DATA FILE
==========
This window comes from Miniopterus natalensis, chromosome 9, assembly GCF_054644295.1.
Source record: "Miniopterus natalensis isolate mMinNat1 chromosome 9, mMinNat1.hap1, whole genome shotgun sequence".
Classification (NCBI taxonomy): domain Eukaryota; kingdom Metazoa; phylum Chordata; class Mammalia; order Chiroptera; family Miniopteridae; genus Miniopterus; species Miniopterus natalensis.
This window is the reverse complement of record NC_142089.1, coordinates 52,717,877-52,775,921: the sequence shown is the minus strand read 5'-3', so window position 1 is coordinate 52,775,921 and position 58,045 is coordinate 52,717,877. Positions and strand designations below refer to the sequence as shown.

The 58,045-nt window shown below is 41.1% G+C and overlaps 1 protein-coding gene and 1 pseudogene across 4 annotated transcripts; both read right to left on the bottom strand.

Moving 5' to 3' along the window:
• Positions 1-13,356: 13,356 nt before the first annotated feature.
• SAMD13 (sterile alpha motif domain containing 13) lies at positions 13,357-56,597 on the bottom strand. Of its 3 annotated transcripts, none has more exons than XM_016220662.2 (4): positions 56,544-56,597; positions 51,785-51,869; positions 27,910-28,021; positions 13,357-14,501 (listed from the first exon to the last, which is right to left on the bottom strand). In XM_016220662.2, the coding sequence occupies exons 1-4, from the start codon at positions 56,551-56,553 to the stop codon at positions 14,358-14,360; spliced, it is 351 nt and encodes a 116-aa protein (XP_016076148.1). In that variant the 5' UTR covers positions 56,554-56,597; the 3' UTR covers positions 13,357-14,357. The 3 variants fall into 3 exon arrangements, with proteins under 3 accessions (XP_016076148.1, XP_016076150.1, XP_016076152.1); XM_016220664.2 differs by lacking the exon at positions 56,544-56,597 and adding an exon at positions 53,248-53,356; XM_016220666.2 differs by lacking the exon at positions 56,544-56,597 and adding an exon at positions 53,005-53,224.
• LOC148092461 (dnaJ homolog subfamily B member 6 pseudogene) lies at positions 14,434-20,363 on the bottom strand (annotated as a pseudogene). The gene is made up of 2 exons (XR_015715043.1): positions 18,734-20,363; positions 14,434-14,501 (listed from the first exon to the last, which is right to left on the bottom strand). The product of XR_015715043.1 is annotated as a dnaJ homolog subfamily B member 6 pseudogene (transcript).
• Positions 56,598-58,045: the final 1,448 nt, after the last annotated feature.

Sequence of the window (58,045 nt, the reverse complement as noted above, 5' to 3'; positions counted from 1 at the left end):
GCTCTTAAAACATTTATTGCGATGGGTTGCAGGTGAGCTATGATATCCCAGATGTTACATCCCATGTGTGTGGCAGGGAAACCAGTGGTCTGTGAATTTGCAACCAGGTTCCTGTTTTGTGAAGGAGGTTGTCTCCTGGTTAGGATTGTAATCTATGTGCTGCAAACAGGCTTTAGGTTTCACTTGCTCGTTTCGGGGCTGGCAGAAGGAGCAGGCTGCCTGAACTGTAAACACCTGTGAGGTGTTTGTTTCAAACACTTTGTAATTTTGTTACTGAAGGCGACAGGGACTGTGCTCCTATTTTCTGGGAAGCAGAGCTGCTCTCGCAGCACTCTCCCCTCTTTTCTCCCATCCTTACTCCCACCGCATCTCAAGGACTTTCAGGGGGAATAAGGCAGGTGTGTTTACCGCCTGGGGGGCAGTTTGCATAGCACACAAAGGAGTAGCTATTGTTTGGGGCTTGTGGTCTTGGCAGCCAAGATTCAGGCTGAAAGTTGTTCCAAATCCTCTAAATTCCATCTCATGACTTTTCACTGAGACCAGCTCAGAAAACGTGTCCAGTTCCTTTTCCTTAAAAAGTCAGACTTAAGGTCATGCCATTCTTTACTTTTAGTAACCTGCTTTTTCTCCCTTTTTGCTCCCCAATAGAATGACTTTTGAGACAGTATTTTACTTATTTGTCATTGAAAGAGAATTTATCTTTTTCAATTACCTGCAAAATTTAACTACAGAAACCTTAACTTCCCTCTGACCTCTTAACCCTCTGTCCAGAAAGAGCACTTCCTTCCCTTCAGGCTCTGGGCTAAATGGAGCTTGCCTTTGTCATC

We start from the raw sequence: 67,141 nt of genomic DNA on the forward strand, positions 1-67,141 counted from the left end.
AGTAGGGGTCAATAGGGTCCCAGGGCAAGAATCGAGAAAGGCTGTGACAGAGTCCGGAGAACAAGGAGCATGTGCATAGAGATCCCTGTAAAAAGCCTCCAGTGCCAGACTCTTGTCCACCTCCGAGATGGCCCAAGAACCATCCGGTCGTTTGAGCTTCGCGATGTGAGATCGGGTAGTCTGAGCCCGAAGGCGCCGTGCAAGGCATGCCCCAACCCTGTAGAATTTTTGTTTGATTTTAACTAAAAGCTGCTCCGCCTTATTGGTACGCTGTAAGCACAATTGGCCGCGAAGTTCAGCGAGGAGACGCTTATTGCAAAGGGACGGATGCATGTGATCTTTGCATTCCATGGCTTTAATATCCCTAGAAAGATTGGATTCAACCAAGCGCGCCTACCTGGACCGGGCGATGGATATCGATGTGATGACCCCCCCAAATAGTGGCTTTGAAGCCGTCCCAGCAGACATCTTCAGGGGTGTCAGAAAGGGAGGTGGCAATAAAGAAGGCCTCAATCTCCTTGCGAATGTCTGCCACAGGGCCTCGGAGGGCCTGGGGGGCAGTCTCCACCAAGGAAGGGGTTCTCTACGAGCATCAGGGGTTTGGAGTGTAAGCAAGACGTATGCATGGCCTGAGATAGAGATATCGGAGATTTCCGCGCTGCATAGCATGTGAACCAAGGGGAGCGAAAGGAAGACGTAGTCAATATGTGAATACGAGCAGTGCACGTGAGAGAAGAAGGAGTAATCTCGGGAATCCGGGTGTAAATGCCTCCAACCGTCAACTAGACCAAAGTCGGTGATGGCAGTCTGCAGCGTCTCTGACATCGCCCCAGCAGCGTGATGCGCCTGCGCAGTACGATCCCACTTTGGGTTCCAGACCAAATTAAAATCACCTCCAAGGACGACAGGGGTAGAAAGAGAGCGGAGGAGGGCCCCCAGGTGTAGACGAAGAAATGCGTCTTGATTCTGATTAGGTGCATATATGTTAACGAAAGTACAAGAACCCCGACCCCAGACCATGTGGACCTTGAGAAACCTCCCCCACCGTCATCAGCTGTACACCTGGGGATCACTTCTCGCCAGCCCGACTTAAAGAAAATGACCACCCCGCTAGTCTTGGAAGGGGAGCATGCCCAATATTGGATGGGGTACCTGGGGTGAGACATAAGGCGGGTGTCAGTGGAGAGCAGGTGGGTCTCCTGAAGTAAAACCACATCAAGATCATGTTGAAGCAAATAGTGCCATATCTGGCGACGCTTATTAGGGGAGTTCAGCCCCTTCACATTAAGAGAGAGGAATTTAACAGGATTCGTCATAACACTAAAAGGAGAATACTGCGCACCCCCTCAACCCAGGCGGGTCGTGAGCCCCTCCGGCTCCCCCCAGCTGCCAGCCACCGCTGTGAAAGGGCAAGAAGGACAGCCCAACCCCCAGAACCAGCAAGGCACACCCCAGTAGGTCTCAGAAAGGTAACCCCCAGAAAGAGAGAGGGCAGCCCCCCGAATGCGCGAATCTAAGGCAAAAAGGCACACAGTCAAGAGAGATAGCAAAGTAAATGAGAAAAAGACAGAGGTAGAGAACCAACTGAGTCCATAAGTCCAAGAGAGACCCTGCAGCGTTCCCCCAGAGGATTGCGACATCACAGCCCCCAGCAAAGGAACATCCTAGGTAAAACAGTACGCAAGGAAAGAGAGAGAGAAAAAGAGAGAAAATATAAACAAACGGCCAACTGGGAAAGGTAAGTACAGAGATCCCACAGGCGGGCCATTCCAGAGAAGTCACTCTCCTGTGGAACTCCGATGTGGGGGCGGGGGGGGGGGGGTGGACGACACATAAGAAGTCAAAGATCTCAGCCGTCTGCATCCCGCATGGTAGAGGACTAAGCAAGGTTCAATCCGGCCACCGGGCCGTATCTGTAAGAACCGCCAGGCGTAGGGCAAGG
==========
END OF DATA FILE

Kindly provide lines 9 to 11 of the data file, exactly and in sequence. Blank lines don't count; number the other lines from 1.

• LOC148092461 (dnaJ homolog subfamily B member 6 pseudogene) lies at positions 14,434-20,363 on the bottom strand (annotated as a pseudogene). The gene is made up of 2 exons (XR_015715043.1): positions 18,734-20,363; positions 14,434-14,501 (listed from the first exon to the last, which is right to left on the bottom strand). The product of XR_015715043.1 is annotated as a dnaJ homolog subfamily B member 6 pseudogene (transcript).
• Positions 56,598-58,045: the final 1,448 nt, after the last annotated feature.

Sequence of the window (58,045 nt, the reverse complement as noted above, 5' to 3'; positions counted from 1 at the left end):